Yes, quite a trio on both ends of that curious title.
I have a fondness of introductions of all stripes because they are, in practice, written long after the work they precede has been finished. It is a summing up, a confessional and in some cases acts as an apologia.
Some prefaces remain steadfast in my memory when the rest of the book has inexorably faded.
One example is C.S. Lewis’s preface to The Problem of Pain. Lewis, the novelist, was by training and inclination, an academician. As an undergraduate student at Oxford, he won a triple first, the highest honors in three areas of study. He was elected a fellow of Magdalen College, Oxford where we worked for nearly thirty years.
He was well aware of how an academic or theologian would approach the subject of pain and Christianity and I think he was impelled to dispel any notion that his book was not a academic book, but an inquiring layman’s opinion.
In his preface, Lewis writes:
“I must add, too, that the only purpose of the book is to solve the intellectual problem raised by suffering; for the far higher task of teaching fortitude and patience I was never fool enough to suppose myself qualified, nor have I anything to offer my readers except my conviction that when pain is to be borne, a little courage helps more than much knowledge, a little human sympathy more than much courage, and the least tincture of the love of God more than all.
If any real theologian reads these pages he will very easily see that they are the work of a layman and an amateur. Except in the last two chapters, parts of which are admittedly speculative, I have believed myself to be restating ancient and orthodox doctrines. If any parts of the book are ‘original’, in the sense of being novel or unorthodox, they are so against my will and as a result of my ignorance. I write, of course, as a layman of the Church of England: but I have tried to assume nothing
that is not professed by all baptized and communicating Christians. As this is not a work of erudition I have taken little pains to trace ideas or quotations to their sources when they were not easily recoverable. Any theologian will see easily enough what, and how little, I have read.
It is not easy to forestall the expected criticism of those academics who feel that such a weighty subject needed more intellectual rigor. And I think, Lewis’s natural humility was the driving force behind this and his similar introduction to Mere Christianity.
David Quammen is one of my favorite writers who may not be on most people’s radars. He writes eloquently and compellingly about nature. In his “Old, Ingenious Introduction” to Natural Acts: A Sidelong View of Science and Nature he writes:
“Loren Eiseley continued that tradition, and today it is rich with the work of Stephen Jay Gould, Lewis Thomas, Freeman Dyson, Alan Lightman, Robert S. Desowitz, and others.
I would love to be able to claim a modest toehold in the same tradition. But I can’t and I don’t. Because I’m not a scientist. What I am is a dilettante and a haunter of libraries and a snoop, the sort of person who has his nose in the way constantly during other people’s field trips, asking too many foolish questions and occasionally scribbling notes. My own formal scientific training has been minuscule (and confined largely to the ecology of rivers). Gould and Thomas and Lightman actually do science, in addition to writing about it. I merely follow science.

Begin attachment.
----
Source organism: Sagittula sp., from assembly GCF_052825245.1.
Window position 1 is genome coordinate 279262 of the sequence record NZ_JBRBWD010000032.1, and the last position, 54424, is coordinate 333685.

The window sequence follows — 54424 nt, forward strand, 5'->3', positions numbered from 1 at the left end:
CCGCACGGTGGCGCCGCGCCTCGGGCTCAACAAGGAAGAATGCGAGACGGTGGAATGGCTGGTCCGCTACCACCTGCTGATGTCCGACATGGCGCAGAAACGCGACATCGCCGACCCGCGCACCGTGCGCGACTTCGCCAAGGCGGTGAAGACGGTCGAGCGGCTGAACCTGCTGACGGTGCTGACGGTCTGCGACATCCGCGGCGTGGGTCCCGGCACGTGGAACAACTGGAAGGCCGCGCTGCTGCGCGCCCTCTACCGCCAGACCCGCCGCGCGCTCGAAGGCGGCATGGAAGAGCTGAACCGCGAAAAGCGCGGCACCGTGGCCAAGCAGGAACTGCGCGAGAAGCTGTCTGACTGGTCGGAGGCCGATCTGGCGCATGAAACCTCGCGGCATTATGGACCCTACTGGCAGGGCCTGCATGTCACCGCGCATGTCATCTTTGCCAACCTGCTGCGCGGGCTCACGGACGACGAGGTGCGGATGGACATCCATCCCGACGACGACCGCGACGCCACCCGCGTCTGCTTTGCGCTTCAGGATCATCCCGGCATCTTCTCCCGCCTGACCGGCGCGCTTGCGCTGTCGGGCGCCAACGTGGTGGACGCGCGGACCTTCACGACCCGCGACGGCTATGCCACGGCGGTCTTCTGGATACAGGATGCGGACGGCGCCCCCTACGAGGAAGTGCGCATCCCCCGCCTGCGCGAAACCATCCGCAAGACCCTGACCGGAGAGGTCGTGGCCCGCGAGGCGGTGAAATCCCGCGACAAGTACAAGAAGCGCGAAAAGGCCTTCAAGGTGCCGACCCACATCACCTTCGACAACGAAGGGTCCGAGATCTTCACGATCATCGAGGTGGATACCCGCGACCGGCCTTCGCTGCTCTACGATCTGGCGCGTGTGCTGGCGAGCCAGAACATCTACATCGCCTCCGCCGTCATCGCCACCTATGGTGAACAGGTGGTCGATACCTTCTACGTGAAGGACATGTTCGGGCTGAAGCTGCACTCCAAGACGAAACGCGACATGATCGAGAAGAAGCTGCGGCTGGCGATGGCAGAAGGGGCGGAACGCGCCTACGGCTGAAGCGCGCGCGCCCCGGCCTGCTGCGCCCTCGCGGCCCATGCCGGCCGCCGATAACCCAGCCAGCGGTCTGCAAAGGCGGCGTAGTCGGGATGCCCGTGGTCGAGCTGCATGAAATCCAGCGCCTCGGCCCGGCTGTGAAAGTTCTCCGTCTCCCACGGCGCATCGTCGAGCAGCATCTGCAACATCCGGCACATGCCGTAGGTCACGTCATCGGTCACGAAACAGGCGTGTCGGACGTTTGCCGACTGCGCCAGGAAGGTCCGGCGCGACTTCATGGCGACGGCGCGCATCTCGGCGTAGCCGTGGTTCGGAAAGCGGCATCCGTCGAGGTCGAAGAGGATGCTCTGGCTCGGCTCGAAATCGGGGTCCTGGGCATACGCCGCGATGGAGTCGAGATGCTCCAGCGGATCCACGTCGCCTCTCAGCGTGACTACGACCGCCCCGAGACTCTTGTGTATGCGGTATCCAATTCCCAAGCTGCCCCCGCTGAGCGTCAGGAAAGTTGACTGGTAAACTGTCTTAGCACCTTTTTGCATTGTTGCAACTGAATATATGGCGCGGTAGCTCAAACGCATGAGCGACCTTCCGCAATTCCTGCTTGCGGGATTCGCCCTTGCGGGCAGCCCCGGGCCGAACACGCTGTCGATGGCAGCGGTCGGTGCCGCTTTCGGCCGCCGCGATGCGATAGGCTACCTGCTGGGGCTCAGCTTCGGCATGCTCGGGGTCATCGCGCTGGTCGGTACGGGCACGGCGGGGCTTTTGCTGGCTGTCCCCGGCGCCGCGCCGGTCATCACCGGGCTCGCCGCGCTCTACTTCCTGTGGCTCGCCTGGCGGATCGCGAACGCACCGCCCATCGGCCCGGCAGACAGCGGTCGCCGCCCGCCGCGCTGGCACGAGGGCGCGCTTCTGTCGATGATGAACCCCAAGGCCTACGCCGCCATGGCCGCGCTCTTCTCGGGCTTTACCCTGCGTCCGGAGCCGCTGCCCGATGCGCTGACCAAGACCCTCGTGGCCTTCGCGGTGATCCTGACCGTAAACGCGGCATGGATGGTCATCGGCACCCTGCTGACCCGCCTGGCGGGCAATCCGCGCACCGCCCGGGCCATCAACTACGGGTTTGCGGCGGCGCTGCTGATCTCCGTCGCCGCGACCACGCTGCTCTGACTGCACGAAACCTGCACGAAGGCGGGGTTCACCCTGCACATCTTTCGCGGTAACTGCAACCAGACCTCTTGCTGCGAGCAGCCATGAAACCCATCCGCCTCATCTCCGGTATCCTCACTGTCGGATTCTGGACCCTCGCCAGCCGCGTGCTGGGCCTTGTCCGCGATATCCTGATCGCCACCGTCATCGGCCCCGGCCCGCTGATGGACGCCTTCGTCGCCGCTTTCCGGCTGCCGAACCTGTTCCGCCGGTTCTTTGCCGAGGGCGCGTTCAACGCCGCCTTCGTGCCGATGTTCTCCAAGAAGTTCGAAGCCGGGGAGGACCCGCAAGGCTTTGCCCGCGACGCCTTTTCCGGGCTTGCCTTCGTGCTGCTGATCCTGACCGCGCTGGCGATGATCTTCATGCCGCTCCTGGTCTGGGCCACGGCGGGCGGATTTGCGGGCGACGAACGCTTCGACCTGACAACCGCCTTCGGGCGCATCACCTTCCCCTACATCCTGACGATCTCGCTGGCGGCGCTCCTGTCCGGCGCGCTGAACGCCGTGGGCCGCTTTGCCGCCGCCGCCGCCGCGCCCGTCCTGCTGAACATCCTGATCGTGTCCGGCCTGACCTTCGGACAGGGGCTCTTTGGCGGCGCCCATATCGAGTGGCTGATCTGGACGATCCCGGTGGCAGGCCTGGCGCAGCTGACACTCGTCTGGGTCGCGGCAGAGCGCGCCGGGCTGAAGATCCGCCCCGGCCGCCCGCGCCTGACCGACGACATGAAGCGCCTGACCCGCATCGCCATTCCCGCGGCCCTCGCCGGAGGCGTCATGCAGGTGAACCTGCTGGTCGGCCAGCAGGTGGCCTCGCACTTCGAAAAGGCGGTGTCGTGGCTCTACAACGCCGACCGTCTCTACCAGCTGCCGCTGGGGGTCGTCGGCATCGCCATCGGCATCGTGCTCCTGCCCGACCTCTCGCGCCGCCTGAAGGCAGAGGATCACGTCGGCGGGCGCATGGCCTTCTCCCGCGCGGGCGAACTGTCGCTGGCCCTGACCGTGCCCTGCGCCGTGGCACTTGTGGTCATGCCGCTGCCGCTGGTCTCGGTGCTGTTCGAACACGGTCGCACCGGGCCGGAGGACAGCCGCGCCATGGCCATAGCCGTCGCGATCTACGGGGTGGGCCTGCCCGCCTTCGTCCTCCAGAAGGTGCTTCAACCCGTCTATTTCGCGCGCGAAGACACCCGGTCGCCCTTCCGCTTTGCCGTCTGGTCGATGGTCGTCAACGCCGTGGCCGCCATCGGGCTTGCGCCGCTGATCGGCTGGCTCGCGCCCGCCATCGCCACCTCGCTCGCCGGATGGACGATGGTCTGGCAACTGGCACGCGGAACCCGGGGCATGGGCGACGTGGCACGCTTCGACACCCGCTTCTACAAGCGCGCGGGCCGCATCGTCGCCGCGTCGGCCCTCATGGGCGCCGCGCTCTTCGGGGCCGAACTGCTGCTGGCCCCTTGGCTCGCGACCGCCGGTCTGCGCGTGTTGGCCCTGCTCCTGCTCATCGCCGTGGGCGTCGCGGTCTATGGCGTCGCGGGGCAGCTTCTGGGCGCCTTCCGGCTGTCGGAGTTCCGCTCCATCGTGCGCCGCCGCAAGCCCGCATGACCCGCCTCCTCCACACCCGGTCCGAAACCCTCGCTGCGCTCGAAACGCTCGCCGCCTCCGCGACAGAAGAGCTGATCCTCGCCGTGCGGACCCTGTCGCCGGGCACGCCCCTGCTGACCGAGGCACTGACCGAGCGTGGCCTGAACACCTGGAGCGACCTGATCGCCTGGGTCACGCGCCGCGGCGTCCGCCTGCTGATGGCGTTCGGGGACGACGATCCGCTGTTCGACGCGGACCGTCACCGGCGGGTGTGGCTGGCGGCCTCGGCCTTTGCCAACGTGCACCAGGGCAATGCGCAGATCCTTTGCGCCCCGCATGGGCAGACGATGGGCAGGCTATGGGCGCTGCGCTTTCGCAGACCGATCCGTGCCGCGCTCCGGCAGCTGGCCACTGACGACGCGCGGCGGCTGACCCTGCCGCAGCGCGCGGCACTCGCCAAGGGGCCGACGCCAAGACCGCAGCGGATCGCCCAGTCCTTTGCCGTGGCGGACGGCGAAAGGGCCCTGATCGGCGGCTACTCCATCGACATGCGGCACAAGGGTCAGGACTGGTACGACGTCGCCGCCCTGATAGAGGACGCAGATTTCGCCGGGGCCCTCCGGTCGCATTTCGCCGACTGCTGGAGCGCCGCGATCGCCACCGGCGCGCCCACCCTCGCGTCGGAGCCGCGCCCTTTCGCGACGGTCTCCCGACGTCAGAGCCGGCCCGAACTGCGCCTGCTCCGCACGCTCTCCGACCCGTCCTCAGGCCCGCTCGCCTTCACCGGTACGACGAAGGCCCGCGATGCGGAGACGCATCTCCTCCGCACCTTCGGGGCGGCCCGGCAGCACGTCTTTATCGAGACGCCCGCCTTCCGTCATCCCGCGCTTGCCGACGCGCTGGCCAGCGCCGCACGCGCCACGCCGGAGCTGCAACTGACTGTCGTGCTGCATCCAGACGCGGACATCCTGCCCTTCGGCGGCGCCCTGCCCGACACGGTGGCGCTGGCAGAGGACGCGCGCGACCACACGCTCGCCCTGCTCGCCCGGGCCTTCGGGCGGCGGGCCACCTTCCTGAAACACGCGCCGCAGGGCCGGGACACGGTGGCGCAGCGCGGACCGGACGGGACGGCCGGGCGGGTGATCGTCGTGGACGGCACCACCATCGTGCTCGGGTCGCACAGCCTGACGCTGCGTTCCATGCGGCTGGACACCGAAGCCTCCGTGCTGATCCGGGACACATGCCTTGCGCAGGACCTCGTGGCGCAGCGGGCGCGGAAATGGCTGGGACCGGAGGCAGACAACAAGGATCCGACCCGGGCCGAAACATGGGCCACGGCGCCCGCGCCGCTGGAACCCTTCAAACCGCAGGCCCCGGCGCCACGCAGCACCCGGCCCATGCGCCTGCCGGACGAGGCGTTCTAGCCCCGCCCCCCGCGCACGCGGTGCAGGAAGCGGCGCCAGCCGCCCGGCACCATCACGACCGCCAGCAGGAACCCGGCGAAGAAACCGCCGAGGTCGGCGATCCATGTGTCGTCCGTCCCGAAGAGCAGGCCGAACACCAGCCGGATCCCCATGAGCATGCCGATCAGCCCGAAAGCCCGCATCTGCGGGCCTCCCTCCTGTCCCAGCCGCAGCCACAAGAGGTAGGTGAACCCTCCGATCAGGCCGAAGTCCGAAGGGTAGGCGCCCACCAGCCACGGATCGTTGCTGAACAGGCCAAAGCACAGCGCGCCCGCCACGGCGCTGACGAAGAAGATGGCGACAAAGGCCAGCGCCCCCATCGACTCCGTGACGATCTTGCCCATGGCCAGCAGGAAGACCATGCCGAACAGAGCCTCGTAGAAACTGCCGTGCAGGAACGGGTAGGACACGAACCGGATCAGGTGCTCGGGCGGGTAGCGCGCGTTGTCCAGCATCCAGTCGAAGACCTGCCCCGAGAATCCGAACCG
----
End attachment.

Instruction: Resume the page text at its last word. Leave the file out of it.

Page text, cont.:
In my other set of pajamas I’m not a biologist but a novelist. This autobiographical information is offered not because I imagine it has any inherent interest but in a spirit of disclaimer, an effort at truth in packaging. The following is not a diet book nor a detective novel nor a collection of essays by a reputable scientist. Nor is it, for that matter, a string of straightforward dispatches from a “science reporter.” It is the work of an outsider who is broadly curious but who can never remember the difference between meiosis and mitosis, who has nevertheless been invited to write on scientific subjects by a small number of charming but gullible magazine editors, who tries hard to keep the facts straight, who is not shy about offering opinions, and whose purpose in these pieces has been divided about equally between edification and vaudeville.”
A few years later, he wrote a newer edition of the book: “NEW, RETROSPECTIVE INTRODUCTION Learning Curve.”
“ I was unencumbered by experience, professional qualifications, broad knowledge, or a sense of decorum. I had no training in science, but then again I had no training in journalism either.”
“Persons attempting to find a motive in this narrative will be prosecuted; persons attempting to find a moral in it will be banished; persons attempting to find a plot in it will be shot.”
Robert Bridges, in his review of the novel in Life (February 26, 1885), characterized this “Notice” as “a nice little artifice to scare off the critics – a kind of ‘trespassers on these grounds will be dealt with according to law.”
There is, I think, a natural tendency of a writer to protect his or her progeny from critics and to put the work in context. After that, it is in the reader’s capable hands.
I did my due diligence and found this as good an introduction to prefaces and introductions as any.
“A preface or foreword deals with the genesis, purpose, limitations, and scope of the book and may include acknowledgments of indebtedness; an introduction deals with the subject of the book, supplementing and introducing the text and indicating a point of view to be adopted by the reader. The introduction usually forms a part of the text [and the text numbering system]; the preface does not.” Pat McNees
My thanks to David Quammen, Harper Collins, Michael Patrick Hearn and Samuel Clemens for their valuable assistance.